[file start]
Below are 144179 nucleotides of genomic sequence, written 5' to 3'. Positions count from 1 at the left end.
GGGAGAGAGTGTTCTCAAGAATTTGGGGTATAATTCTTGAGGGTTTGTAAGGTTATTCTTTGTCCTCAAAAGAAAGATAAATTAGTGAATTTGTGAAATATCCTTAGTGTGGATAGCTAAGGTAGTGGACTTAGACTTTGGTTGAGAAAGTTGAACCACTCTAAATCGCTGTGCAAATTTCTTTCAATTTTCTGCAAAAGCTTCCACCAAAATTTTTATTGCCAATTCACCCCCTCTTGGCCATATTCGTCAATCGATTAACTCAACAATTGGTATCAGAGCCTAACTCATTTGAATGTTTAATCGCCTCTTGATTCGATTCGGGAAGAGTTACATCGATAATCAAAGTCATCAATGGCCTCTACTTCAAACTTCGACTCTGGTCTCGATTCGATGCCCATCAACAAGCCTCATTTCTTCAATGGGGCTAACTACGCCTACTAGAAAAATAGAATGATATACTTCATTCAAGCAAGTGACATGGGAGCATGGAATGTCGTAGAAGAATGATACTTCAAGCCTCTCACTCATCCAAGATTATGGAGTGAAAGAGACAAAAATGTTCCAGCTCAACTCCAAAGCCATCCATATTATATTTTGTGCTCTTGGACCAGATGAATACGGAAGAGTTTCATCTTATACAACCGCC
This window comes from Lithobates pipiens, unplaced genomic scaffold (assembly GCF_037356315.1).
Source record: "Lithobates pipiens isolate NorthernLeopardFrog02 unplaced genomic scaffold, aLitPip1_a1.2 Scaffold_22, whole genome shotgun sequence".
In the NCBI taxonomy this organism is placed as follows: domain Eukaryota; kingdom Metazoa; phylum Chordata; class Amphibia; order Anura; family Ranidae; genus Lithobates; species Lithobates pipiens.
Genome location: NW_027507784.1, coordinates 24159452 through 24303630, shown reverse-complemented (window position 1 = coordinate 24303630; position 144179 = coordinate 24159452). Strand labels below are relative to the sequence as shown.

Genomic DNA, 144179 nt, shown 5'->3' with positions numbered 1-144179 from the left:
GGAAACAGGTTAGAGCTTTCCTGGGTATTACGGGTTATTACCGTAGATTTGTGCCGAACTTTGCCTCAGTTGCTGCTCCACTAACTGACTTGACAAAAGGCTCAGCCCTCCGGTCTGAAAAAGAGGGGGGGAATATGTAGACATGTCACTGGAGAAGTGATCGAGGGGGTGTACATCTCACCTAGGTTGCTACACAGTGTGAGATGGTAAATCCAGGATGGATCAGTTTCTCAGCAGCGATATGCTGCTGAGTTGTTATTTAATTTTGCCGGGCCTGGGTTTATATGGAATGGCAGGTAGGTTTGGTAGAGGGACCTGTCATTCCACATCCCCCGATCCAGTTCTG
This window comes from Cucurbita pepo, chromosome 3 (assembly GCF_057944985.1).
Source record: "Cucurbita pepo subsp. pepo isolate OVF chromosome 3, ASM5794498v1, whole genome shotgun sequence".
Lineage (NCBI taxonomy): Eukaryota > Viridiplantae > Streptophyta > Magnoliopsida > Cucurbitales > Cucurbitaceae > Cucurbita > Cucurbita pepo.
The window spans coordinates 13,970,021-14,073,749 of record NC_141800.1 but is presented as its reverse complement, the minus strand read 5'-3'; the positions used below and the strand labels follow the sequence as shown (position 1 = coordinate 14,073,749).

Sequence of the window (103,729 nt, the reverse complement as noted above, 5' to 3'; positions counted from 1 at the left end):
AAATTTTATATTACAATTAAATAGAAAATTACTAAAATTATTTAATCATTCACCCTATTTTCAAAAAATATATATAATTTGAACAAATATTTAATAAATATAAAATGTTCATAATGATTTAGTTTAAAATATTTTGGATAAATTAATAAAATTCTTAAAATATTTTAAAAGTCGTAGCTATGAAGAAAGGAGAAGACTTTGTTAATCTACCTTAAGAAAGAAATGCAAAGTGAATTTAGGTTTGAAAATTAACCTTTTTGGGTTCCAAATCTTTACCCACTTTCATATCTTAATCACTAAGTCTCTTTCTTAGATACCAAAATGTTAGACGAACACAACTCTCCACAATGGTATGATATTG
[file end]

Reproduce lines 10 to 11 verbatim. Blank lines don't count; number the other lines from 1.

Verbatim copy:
Source record: "Cucurbita pepo subsp. pepo isolate OVF chromosome 3, ASM5794498v1, whole genome shotgun sequence".
Lineage (NCBI taxonomy): Eukaryota > Viridiplantae > Streptophyta > Magnoliopsida > Cucurbitales > Cucurbitaceae > Cucurbita > Cucurbita pepo.